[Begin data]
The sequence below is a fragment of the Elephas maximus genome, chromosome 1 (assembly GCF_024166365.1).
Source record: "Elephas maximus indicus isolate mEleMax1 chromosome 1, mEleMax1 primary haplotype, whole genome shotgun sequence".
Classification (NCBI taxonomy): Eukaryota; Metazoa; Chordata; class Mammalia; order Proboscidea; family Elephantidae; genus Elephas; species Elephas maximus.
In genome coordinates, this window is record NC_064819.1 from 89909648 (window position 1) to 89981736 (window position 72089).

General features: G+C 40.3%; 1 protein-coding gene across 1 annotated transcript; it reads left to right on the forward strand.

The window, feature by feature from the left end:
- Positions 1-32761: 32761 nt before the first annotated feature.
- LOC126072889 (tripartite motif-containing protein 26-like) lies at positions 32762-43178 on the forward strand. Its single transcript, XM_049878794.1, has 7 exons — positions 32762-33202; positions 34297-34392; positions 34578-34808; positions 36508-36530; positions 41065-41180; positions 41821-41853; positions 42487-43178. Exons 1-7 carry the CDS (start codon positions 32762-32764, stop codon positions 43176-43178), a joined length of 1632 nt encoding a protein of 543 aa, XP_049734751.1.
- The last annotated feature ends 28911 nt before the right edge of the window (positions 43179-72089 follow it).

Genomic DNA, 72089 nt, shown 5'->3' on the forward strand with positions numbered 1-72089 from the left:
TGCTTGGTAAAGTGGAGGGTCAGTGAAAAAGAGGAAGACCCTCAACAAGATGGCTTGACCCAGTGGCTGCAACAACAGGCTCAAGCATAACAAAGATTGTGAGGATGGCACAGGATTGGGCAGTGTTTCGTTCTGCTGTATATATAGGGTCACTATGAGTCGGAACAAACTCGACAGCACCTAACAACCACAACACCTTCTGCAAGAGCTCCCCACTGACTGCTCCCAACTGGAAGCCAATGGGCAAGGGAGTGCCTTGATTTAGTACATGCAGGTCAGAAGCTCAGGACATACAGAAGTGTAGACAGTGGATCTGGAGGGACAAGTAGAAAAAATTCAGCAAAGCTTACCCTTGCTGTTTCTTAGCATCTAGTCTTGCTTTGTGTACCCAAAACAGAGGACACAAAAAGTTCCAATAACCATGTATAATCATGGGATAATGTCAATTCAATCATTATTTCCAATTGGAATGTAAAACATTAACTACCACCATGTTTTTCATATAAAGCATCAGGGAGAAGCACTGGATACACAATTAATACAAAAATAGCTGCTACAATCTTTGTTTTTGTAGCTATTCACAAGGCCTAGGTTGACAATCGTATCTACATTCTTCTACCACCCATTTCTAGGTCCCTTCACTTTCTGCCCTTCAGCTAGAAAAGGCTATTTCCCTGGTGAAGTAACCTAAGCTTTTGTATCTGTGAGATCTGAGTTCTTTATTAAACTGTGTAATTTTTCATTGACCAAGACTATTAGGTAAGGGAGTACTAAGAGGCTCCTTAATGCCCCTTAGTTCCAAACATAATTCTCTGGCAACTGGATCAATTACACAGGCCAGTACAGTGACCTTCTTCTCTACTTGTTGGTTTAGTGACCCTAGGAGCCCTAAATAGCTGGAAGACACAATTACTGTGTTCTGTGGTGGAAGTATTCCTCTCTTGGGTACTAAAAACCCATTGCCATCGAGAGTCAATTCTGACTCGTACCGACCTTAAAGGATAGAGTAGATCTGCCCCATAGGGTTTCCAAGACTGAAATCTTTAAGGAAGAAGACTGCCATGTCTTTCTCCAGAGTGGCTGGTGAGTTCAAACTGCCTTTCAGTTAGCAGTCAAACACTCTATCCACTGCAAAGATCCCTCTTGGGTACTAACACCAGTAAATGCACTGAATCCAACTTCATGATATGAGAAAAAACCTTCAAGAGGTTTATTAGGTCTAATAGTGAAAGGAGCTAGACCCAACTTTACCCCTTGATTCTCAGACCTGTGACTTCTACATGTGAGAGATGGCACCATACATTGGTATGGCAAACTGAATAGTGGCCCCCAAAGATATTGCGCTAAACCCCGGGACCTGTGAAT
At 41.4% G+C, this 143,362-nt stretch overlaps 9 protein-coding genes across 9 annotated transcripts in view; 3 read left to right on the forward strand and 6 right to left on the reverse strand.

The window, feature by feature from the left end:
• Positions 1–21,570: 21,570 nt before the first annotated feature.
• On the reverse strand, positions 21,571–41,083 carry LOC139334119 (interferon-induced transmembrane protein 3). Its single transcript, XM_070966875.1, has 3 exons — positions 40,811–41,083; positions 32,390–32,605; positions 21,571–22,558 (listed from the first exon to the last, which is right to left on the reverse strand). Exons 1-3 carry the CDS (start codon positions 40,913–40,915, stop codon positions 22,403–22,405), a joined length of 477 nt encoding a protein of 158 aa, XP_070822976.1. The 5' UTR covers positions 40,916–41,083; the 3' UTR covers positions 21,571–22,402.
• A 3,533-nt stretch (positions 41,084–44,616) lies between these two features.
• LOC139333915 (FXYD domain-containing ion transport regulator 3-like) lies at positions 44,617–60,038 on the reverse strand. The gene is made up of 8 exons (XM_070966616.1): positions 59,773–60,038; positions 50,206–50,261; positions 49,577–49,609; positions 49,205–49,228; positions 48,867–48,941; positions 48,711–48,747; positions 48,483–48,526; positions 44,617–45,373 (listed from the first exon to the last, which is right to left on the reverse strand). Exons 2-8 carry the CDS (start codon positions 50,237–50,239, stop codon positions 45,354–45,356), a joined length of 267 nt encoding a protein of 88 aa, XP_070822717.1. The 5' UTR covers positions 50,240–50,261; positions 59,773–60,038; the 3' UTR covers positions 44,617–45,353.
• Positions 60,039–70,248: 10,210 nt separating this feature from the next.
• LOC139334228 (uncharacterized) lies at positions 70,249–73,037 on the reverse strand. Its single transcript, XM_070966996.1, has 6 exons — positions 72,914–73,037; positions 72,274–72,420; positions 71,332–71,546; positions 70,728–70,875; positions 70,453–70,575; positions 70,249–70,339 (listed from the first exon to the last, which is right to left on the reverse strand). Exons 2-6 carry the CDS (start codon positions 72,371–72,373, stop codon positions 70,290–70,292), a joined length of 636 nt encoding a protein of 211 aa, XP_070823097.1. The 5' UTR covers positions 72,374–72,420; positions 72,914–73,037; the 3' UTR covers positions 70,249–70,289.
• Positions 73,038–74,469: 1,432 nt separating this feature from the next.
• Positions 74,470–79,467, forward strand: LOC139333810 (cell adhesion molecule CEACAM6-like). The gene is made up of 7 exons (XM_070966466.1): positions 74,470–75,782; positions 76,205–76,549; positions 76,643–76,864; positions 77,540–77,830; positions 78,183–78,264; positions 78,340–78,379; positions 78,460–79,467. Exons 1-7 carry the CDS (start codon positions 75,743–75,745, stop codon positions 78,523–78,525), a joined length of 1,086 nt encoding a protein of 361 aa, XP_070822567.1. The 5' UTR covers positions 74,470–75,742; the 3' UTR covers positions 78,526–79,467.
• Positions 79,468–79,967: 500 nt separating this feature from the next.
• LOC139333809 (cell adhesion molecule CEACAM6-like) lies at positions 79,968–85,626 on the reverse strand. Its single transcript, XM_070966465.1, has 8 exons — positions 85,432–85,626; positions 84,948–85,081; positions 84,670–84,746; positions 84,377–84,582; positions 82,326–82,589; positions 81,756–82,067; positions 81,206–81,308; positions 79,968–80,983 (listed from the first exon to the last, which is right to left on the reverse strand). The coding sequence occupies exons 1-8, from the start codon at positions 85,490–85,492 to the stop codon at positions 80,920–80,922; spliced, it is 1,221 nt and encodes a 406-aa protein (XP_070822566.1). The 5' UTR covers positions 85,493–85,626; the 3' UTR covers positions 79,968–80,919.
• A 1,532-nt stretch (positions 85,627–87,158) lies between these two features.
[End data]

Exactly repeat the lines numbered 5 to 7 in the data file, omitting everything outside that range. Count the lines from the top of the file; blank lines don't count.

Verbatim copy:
General features: G+C 40.3%; 1 protein-coding gene across 1 annotated transcript; it reads left to right on the forward strand.

The window, feature by feature from the left end:
- Positions 1-32761: 32761 nt before the first annotated feature.